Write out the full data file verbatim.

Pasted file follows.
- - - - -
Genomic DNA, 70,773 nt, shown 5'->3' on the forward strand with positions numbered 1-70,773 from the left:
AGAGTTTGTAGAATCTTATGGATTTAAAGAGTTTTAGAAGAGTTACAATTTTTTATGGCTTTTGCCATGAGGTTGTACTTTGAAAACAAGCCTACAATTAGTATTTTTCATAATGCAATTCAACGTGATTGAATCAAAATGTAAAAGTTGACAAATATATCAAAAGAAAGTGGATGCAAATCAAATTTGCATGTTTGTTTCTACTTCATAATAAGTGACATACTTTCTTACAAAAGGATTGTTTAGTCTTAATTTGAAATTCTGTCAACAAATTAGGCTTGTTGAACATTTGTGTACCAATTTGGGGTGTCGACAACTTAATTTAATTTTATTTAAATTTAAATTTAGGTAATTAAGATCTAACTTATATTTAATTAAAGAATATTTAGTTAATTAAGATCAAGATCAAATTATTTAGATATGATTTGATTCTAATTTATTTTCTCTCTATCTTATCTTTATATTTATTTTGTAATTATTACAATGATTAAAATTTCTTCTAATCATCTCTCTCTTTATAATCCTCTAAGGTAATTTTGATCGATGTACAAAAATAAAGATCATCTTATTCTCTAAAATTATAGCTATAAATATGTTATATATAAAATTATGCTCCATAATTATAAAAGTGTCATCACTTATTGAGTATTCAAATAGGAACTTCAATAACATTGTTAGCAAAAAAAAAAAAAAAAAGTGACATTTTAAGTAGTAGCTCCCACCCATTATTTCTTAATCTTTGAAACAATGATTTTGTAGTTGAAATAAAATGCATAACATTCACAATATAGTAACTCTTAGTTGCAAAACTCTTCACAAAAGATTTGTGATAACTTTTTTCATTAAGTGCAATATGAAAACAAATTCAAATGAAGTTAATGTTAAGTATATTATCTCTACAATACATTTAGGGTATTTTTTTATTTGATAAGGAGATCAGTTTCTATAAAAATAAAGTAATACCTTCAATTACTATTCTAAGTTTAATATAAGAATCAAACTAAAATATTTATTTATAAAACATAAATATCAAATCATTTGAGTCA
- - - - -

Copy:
Genomic DNA, 70,773 nt, shown 5'->3' on the forward strand with positions numbered 1-70,773 from the left:
AGAGTTTGTAGAATCTTATGGATTTAAAGAGTTTTAGAAGAGTTACAATTTTTTATGGCTTTTGCCATGAGGTTGTACTTTGAAAACAAGCCTACAATTAGTATTTTTCATAATGCAATTCAACGTGATTGAATCAAAATGTAAAAGTTGACAAATATATCAAAAGAAAGTGGATGCAAATCAAATTTGCATGTTTGTTTCTACTTCATAATAAGTGACATACTTTCTTACAAAAGGATTGTTTAGTCTTAATTTGAAATTCTGTCAACAAATTAGGCTTGTTGAACATTTGTGTACCAATTTGGGGTGTCGACAACTTAATTTAATTTTATTTAAATTTAAATTTAGGTAATTAAGATCTAACTTATATTTAATTAAAGAATATTTAGTTAATTAAGATCAAGATCAAATTATTTAGATATGATTTGATTCTAATTTATTTTCTCTCTATCTTATCTTTATATTTATTTTGTAATTATTACAATGATTAAAATTTCTTCTAATCATCTCTCTCTTTATAATCCTCTAAGGTAATTTTGATCGATGTACAAAAATAAAGATCATCTTATTCTCTAAAATTATAGCTATAAATATGTTATATATAAAATTATGCTCCATAATTATAAAAGTGTCATCACTTATTGAGTATTCAAATAGGAACTTCAATAACATTGTTAGCAAAAAAAAAAAAAAAAAGTGACATTTTAAGTAGTAGCTCCCACCCATTATTTCTTAATCTTTGAAACAATGATTTTGTAGTTGAAATAAAATGCATAACATTCACAATATAGTAACTCTTAGTTGCAAAACTCTTCACAAAAGATTTGTGATAACTTTTTTCATTAAGTGCAATATGAAAACAAATTCAAATGAAGTTAATGTTAAGTATATTATCTCTACAATACATTTAGGGTATTTTTTTATTTGATAAGGAGATCAGTTTCTATAAAAATAAAGTAATACCTTCAATTACTATTCTAAGTTTAATATAAGAATCAAACTAAAATATTTATTTATAAAACATAAATATCAAATCATTTGAGTCA